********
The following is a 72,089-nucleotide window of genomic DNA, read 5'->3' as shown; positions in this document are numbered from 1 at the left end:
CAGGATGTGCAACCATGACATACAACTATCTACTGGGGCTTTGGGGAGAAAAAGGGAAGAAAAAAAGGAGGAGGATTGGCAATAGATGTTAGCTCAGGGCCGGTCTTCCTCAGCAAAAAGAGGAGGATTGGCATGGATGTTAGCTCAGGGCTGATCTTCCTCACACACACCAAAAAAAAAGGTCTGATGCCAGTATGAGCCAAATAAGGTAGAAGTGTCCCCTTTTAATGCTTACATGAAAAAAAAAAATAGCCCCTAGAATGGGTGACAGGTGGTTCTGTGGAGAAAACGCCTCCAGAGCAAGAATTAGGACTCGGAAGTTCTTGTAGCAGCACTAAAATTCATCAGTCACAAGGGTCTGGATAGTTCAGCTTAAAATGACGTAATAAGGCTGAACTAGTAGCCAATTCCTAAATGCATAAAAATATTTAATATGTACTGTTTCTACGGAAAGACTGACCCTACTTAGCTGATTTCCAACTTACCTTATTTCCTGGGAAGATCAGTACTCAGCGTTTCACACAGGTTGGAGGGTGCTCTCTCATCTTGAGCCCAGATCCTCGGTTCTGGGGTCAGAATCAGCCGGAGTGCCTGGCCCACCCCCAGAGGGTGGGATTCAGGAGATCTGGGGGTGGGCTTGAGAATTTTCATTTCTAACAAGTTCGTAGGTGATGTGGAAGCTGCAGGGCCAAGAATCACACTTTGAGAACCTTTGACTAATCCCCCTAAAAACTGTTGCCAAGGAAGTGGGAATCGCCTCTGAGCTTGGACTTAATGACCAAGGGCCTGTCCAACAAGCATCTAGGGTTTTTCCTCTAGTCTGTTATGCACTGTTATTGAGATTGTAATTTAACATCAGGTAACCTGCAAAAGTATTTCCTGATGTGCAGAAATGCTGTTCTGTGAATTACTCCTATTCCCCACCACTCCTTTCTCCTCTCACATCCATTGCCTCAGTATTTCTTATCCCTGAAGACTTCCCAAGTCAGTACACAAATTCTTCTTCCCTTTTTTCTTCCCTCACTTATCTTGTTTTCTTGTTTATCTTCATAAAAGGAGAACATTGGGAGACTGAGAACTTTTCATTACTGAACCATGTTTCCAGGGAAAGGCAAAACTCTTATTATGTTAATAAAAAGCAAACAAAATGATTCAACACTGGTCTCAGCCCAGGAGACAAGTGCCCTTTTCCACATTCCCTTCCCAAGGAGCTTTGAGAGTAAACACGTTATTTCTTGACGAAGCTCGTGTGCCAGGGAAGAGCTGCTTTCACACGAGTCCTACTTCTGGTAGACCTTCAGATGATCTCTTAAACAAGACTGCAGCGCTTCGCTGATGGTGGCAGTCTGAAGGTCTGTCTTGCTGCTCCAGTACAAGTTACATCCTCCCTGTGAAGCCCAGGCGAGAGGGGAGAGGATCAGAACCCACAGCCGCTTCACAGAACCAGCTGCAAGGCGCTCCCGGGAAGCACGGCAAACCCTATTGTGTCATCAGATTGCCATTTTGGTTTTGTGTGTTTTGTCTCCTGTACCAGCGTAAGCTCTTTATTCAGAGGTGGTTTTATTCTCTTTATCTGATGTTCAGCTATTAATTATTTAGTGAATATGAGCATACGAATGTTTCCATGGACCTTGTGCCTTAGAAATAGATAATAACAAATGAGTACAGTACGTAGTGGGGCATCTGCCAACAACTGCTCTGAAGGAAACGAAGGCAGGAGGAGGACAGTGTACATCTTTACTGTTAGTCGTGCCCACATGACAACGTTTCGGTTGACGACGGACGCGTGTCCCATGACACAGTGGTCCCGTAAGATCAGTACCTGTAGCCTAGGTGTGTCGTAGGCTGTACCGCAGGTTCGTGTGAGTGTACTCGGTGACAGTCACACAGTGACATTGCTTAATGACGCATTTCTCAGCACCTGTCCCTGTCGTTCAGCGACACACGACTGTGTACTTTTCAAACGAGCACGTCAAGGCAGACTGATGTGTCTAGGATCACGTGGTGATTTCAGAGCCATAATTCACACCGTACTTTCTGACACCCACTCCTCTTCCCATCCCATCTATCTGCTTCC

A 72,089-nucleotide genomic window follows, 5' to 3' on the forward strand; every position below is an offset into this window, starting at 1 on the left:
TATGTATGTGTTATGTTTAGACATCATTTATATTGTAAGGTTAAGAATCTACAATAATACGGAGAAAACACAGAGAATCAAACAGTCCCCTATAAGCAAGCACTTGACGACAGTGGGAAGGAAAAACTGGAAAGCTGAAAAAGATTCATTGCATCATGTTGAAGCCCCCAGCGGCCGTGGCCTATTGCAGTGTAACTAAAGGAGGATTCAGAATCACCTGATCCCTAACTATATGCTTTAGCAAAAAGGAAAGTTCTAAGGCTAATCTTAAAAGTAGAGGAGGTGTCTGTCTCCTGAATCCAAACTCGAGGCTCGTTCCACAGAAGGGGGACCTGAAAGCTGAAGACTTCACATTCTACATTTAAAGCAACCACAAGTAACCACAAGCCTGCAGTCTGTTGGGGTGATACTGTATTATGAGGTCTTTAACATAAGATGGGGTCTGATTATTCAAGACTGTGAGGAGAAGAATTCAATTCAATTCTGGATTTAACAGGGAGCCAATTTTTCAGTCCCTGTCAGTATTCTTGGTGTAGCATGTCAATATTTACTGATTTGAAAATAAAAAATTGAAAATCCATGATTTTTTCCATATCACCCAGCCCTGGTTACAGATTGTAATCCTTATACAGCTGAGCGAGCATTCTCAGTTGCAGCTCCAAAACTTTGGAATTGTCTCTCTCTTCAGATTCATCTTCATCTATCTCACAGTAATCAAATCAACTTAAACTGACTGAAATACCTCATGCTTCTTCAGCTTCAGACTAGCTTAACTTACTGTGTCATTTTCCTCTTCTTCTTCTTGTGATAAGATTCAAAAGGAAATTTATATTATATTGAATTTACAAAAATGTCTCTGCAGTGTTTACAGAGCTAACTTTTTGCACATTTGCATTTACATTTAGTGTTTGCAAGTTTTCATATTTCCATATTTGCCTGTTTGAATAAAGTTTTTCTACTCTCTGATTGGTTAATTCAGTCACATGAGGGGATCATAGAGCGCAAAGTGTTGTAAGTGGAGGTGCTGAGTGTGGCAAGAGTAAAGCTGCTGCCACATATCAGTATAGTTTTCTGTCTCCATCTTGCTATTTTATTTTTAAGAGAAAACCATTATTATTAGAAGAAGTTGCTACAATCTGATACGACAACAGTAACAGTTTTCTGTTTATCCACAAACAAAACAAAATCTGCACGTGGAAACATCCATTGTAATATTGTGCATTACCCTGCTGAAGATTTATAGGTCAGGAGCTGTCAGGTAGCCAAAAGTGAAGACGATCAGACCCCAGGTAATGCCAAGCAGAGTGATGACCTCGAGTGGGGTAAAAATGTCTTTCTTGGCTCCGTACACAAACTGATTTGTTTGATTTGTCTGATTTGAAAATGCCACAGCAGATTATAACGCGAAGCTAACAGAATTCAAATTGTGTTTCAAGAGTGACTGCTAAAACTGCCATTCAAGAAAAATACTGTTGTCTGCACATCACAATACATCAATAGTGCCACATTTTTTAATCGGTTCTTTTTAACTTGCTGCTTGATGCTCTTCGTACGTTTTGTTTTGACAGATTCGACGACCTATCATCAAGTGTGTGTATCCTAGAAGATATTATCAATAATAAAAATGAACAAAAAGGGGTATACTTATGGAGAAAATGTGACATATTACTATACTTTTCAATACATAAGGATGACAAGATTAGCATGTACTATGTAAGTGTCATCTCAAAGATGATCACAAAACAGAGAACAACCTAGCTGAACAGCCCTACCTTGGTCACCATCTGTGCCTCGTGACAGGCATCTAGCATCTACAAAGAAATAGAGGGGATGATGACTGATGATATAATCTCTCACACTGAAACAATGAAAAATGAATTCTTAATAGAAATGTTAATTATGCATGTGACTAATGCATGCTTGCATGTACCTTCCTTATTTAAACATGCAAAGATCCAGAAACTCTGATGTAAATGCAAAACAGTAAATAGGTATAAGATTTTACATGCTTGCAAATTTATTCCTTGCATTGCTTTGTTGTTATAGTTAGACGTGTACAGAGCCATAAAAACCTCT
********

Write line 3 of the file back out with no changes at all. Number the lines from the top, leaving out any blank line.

A 72,089-nucleotide genomic window follows, 5' to 3' on the forward strand; every position below is an offset into this window, starting at 1 on the left: